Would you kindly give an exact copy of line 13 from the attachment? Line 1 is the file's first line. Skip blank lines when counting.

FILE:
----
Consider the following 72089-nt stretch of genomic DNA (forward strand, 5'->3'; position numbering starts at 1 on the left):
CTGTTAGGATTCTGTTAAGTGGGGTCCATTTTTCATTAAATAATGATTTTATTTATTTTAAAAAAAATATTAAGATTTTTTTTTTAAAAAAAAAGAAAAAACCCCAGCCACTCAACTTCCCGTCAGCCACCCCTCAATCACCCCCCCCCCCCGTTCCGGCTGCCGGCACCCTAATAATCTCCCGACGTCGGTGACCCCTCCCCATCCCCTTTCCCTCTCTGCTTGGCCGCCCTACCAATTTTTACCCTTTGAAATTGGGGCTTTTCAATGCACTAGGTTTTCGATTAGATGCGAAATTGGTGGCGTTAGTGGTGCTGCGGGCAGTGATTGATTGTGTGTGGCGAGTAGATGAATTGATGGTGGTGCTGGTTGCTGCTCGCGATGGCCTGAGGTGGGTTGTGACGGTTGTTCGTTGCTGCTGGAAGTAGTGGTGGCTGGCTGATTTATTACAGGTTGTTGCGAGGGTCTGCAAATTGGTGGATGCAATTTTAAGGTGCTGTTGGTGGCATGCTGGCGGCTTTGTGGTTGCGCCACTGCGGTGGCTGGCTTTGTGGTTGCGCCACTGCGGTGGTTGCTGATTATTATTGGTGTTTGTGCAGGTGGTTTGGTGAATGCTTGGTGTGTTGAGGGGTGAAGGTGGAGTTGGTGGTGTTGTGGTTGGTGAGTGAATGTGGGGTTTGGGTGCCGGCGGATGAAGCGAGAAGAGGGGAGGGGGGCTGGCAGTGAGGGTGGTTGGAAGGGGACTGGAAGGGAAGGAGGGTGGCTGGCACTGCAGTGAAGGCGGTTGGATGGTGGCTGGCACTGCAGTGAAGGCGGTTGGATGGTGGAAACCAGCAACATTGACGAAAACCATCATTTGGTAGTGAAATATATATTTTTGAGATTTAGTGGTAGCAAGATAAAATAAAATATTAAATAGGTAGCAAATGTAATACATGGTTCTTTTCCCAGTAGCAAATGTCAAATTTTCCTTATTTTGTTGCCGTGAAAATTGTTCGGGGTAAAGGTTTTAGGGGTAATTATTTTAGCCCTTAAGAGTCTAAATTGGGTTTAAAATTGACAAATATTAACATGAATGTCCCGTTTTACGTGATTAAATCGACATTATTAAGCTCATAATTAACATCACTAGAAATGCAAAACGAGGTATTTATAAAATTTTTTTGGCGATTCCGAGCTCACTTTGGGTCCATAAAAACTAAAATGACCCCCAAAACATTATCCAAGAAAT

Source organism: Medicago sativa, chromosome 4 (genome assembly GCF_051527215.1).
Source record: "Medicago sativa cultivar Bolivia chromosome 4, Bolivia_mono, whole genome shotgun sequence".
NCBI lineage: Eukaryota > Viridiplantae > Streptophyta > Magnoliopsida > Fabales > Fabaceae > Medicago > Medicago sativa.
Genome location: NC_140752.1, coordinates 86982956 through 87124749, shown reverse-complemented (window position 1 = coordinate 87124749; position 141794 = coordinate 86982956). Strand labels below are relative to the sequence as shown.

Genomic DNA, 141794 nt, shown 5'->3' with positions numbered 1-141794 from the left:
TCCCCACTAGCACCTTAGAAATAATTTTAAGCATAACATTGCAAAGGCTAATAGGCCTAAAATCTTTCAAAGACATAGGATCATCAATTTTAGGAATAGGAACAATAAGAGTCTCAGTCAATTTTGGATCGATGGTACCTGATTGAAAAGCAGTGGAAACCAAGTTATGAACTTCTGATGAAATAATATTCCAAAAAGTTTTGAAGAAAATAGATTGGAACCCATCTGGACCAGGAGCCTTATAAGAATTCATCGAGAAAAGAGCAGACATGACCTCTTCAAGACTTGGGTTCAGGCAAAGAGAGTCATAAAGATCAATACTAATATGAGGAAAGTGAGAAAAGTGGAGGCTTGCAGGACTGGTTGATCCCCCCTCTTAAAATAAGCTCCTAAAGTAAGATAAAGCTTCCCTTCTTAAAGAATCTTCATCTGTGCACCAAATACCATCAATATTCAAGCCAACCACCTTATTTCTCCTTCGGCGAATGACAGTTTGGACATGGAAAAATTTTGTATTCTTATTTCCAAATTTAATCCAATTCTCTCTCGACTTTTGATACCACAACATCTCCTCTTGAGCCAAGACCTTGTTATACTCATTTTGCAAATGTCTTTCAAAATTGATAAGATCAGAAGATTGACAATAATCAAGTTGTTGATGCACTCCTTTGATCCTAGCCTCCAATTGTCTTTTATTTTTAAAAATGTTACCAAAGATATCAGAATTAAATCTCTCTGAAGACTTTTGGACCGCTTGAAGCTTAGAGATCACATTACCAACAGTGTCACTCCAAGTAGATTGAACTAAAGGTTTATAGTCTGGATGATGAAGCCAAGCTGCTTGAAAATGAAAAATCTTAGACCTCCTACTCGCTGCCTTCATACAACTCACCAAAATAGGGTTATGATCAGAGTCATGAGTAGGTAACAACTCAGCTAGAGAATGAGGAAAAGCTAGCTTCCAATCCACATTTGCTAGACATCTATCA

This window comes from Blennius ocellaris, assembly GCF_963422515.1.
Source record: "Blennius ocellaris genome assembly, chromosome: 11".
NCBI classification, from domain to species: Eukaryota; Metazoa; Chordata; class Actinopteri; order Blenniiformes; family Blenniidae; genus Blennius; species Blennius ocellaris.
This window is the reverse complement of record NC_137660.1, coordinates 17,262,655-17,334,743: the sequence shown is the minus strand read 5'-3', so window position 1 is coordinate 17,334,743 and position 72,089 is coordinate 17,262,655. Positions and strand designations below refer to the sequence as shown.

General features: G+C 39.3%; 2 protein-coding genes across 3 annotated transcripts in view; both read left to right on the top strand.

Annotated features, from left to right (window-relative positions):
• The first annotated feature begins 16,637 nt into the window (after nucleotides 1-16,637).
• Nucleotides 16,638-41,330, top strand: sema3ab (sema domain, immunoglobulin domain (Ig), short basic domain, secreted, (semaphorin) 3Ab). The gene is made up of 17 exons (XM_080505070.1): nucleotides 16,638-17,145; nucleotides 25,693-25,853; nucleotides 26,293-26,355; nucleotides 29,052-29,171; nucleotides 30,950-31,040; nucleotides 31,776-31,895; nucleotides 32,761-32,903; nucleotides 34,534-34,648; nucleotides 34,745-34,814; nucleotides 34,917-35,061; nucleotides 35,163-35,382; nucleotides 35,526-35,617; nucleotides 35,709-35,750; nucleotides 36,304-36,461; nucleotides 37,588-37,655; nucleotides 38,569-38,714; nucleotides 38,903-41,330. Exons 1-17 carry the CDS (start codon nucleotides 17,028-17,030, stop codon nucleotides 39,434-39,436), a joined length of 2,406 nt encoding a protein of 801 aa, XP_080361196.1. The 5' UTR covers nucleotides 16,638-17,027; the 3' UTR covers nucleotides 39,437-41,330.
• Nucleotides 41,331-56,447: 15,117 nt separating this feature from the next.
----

General features: G+C 39.3%; 2 protein-coding genes across 3 annotated transcripts in view; both read left to right on the top strand.